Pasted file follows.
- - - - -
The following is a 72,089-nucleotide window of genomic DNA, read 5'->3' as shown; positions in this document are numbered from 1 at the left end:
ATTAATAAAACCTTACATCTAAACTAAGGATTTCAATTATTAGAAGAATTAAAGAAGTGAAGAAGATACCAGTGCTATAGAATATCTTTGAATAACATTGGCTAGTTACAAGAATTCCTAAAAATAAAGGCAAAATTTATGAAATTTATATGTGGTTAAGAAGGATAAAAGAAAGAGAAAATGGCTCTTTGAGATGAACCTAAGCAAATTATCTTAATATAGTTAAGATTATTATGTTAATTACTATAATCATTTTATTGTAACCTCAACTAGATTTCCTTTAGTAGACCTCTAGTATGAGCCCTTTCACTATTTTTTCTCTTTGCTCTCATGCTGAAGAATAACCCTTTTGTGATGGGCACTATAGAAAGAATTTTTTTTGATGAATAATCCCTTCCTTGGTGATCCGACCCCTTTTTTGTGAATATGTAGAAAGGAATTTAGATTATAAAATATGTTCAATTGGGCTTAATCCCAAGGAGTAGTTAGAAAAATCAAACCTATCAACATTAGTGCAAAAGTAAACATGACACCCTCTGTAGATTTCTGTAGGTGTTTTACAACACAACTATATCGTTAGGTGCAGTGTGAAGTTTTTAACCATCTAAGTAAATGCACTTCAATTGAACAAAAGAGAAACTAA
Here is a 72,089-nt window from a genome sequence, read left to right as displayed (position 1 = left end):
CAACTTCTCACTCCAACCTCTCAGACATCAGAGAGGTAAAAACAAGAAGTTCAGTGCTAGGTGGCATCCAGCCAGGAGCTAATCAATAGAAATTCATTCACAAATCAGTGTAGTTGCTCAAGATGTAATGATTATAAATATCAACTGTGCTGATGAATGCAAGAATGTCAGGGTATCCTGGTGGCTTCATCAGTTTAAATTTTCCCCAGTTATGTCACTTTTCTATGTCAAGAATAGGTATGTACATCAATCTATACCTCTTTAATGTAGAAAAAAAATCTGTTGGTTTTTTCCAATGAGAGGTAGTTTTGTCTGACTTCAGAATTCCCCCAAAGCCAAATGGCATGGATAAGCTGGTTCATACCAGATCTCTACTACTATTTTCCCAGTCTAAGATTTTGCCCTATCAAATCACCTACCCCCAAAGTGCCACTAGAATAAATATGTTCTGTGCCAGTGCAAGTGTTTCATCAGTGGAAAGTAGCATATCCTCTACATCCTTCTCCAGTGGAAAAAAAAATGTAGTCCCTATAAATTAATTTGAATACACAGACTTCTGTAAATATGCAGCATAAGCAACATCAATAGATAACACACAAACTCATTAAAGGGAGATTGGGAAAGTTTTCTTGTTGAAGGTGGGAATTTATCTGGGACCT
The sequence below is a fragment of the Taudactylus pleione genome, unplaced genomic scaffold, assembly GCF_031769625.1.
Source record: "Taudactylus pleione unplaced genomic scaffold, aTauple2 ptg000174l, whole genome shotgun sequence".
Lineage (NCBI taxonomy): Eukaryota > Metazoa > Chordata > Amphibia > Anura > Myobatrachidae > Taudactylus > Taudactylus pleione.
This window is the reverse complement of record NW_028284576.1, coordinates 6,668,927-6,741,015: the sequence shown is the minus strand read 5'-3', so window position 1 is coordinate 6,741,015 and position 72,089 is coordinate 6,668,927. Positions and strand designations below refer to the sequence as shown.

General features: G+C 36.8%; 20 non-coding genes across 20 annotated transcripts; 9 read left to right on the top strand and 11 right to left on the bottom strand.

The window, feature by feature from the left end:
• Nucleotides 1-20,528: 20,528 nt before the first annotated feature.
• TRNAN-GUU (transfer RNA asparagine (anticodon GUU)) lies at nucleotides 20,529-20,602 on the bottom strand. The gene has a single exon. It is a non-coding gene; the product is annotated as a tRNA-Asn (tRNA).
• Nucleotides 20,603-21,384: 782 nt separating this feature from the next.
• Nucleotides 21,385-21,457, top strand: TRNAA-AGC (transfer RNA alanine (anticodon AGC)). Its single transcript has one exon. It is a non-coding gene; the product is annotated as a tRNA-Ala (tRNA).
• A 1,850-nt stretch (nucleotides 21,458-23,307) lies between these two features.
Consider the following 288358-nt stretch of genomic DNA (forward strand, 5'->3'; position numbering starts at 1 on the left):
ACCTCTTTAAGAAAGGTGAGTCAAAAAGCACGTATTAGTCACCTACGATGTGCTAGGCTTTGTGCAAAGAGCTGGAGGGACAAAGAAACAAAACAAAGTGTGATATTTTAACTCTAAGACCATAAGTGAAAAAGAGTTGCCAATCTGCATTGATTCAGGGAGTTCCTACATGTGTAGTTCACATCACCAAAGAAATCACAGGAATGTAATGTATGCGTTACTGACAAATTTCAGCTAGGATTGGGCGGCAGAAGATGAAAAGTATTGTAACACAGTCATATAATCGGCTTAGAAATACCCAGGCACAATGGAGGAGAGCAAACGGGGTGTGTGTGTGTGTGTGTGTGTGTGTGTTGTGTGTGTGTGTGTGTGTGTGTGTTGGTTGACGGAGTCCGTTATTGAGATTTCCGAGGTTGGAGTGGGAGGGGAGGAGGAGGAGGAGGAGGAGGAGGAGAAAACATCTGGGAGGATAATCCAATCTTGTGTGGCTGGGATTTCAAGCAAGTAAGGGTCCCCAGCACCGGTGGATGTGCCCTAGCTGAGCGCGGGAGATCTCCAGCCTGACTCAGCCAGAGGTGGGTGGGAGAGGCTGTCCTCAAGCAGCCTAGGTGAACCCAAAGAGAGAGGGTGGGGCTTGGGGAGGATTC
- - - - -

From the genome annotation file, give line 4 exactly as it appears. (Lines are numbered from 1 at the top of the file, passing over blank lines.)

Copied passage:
CAACTTCTCACTCCAACCTCTCAGACATCAGAGAGGTAAAAACAAGAAGTTCAGTGCTAGGTGGCATCCAGCCAGGAGCTAATCAATAGAAATTCATTCACAAATCAGTGTAGTTGCTCAAGATGTAATGATTATAAATATCAACTGTGCTGATGAATGCAAGAATGTCAGGGTATCCTGGTGGCTTCATCAGTTTAAATTTTCCCCAGTTATGTCACTTTTCTATGTCAAGAATAGGTATGTACATCAATCTATACCTCTTTAATGTAGAAAAAAAATCTGTTGGTTTTTTCCAATGAGAGGTAGTTTTGTCTGACTTCAGAATTCCCCCAAAGCCAAATGGCATGGATAAGCTGGTTCATACCAGATCTCTACTACTATTTTCCCAGTCTAAGATTTTGCCCTATCAAATCACCTACCCCCAAAGTGCCACTAGAATAAATATGTTCTGTGCCAGTGCAAGTGTTTCATCAGTGGAAAGTAGCATATCCTCTACATCCTTCTCCAGTGGAAAAAAAAATGTAGTCCCTATAAATTAATTTGAATACACAGACTTCTGTAAATATGCAGCATAAGCAACATCAATAGATAACACACAAACTCATTAAAGGGAGATTGGGAAAGTTTTCTTGTTGAAGGTGGGAATTTATCTGGGACCT